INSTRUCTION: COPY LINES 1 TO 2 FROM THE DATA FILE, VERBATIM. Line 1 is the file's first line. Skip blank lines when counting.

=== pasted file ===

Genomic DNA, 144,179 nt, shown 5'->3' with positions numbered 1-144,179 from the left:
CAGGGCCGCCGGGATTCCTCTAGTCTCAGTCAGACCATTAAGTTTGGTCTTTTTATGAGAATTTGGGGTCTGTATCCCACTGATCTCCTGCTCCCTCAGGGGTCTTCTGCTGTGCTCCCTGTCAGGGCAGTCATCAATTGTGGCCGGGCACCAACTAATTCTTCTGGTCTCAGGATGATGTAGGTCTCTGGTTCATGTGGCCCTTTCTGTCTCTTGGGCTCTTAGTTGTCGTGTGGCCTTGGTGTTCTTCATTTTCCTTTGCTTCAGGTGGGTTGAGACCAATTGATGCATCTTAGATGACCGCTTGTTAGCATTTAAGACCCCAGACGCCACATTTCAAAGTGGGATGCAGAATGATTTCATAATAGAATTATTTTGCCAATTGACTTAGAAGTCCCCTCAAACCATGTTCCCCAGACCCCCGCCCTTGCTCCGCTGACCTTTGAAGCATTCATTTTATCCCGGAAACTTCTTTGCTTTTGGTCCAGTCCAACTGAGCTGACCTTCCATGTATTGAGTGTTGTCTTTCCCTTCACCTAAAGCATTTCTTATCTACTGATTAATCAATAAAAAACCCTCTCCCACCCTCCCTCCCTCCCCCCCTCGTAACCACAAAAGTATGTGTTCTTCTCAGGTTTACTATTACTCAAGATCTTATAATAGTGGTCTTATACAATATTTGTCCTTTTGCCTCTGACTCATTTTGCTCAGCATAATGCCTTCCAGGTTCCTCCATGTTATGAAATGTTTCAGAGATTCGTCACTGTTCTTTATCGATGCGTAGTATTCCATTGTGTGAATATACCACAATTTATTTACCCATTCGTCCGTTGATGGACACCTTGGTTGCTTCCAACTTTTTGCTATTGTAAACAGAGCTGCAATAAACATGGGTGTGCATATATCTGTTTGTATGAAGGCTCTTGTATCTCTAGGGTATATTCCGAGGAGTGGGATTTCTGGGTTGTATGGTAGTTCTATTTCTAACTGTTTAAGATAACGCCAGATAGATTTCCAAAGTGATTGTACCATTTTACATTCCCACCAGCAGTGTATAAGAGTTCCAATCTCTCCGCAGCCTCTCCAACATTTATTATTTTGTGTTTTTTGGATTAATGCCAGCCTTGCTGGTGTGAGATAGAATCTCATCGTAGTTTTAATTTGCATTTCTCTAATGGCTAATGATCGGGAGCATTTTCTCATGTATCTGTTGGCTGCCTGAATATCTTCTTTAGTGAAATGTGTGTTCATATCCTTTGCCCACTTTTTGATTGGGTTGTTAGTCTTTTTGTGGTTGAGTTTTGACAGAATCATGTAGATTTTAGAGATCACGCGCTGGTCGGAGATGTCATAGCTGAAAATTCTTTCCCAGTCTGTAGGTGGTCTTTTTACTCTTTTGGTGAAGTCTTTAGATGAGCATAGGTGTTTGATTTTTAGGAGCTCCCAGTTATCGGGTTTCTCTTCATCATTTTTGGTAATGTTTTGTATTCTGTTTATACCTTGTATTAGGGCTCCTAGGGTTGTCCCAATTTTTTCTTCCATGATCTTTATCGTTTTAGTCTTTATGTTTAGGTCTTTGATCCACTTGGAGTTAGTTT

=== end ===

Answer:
Genomic DNA, 144,179 nt, shown 5'->3' with positions numbered 1-144,179 from the left:
CAGGGCCGCCGGGATTCCTCTAGTCTCAGTCAGACCATTAAGTTTGGTCTTTTTATGAGAATTTGGGGTCTGTATCCCACTGATCTCCTGCTCCCTCAGGGGTCTTCTGCTGTGCTCCCTGTCAGGGCAGTCATCAATTGTGGCCGGGCACCAACTAATTCTTCTGGTCTCAGGATGATGTAGGTCTCTGGTTCATGTGGCCCTTTCTGTCTCTTGGGCTCTTAGTTGTCGTGTGGCCTTGGTGTTCTTCATTTTCCTTTGCTTCAGGTGGGTTGAGACCAATTGATGCATCTTAGATGACCGCTTGTTAGCATTTAAGACCCCAGACGCCACATTTCAAAGTGGGATGCAGAATGATTTCATAATAGAATTATTTTGCCAATTGACTTAGAAGTCCCCTCAAACCATGTTCCCCAGACCCCCGCCCTTGCTCCGCTGACCTTTGAAGCATTCATTTTATCCCGGAAACTTCTTTGCTTTTGGTCCAGTCCAACTGAGCTGACCTTCCATGTATTGAGTGTTGTCTTTCCCTTCACCTAAAGCATTTCTTATCTACTGATTAATCAATAAAAAACCCTCTCCCACCCTCCCTCCCTCCCCCCCTCGTAACCACAAAAGTATGTGTTCTTCTCAGGTTTACTATTACTCAAGATCTTATAATAGTGGTCTTATACAATATTTGTCCTTTTGCCTCTGACTCATTTTGCTCAGCATAATGCCTTCCAGGTTCCTCCATGTTATGAAATGTTTCAGAGATTCGTCACTGTTCTTTATCGATGCGTAGTATTCCATTGTGTGAATATACCACAATTTATTTACCCATTCGTCCGTTGATGGACACCTTGGTTGCTTCCAACTTTTTGCTATTGTAAACAGAGCTGCAATAAACATGGGTGTGCATATATCTGTTTGTATGAAGGCTCTTGTATCTCTAGGGTATATTCCGAGGAGTGGGATTTCTGGGTTGTATGGTAGTTCTATTTCTAACTGTTTAAGATAACGCCAGATAGATTTCCAAAGTGATTGTACCATTTTACATTCCCACCAGCAGTGTATAAGAGTTCCAATCTCTCCGCAGCCTCTCCAACATTTATTATTTTGTGTTTTTTGGATTAATGCCAGCCTTGCTGGTGTGAGATAGAATCTCATCGTAGTTTTAATTTGCATTTCTCTAATGGCTAATGATCGGGAGCATTTTCTCATGTATCTGTTGGCTGCCTGAATATCTTCTTTAGTGAAATGTGTGTTCATATCCTTTGCCCACTTTTTGATTGGGTTGTTAGTCTTTTTGTGGTTGAGTTTTGACAGAATCATGTAGATTTTAGAGATCACGCGCTGGTCGGAGATGTCATAGCTGAAAATTCTTTCCCAGTCTGTAGGTGGTCTTTTTACTCTTTTGGTGAAGTCTTTAGATGAGCATAGGTGTTTGATTTTTAGGAGCTCCCAGTTATCGGGTTTCTCTTCATCATTTTTGGTAATGTTTTGTATTCTGTTTATACCTTGTATTAGGGCTCCTAGGGTTGTCCCAATTTTTTCTTCCATGATCTTTATCGTTTTAGTCTTTATGTTTAGGTCTTTGATCCACTTGGAGTTAGTTT